According to Pew Research Center, almost 25% of all Americans participate in the sharing economy, doing things from driving for ride-sharing apps like Lyft or Uber, or performing odd jobs through platforms like TaskRabbit or Fiver. Proponents of these digital earning platforms say that beyond an income, they also offer important benefits such as freedom and flexibility to work at a time and place of one’s choosing, or the ability to turn a hobby into a source of income. However, others worry that this type of gig work represents a shift in which workers face increased financial instability and are required to be responsible for their own pay and benefits.
Approximately 8% of Americans used digital platforms to take on a job or task, and 18% earned money by selling something online, while 1% rented out their properties on a home-sharing site. Adding up everyone who has performed at least of these activities, approximately 24% of American adults have earned money in the gig economy in 2016.
The survey highlights several themes related to the platform economy:
The wide diversity of ways in which Americans earn money from various digital platforms
Differences between Americans who earn money from labor platforms where users contribute time and effort versus those who earn money from capital platforms where they contribute goods or possessions
The mixed views about jobs in the emerging gig economy.
Other key findings from the report include:
23% of those who utilize gig platforms for work are students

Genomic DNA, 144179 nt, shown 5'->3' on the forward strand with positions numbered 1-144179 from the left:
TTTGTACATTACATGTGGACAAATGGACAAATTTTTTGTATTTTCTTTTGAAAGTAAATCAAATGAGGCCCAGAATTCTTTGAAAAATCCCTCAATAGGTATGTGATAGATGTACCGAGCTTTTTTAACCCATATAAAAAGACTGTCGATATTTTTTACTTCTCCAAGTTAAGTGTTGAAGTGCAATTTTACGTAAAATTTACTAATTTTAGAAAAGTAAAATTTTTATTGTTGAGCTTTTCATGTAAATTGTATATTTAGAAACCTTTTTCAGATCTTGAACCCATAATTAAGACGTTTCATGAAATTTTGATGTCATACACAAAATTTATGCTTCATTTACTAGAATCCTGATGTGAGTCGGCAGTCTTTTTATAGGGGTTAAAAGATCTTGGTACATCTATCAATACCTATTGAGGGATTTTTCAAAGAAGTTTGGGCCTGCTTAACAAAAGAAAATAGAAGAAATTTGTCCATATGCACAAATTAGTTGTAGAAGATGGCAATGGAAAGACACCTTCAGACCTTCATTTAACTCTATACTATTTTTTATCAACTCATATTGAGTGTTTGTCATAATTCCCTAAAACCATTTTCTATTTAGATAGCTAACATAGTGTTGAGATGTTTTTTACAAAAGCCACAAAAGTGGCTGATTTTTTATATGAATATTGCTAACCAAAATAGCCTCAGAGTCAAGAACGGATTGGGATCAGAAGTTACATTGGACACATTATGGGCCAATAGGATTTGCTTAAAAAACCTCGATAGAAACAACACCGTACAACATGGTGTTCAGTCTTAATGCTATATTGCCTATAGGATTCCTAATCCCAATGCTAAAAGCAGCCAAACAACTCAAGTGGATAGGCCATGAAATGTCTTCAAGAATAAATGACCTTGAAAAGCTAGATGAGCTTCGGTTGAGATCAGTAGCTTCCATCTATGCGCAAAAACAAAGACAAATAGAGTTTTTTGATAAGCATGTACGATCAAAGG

19% of online sellers say that social media is extremely important to helping them sell their products
26% of gig platform users consider themselves to be employees of the services they use to find work, while 68% view themselves as independent contractors
29% of gig workers have performed work using these sites for which they did not receive payment
So how much do most Americans actually earn from their side hustles? Recent data calculations from Earnest and reported by Priceonomics and CNBC show that 85% of side-gig workers make less than $500 per month. And of all the platforms examined, Airbnb hosts earn the most.
Money Earned in the Sharing Economy by Platform
It is unsurprising that the platforms with the higher average monthly earnings are those where people are able to capitalize on their assets (such as real estate or cars) to create streams of passive income.
The Six-Figure Freelancer?
Beyond sharing economy platforms, there are other ways that freelancers earn income. According to U.S. Census data, about 3.2 million U.S. freelancers (or one-fifth of all U.S. freelancers) earn at least six-figures per year. This type of freelancer, projected to represent 43% of the workforce by 2020, generated almost approximately $1.2 trillion in revenue in 2016 across freelance work, part-time gigs and projects. Data from LinkedIn ProFinder reveals that just over half of all independent professionals’ report earning 100% of their annual income from freelance work. In 2016, the leading industries for work are working, business consulting, and design.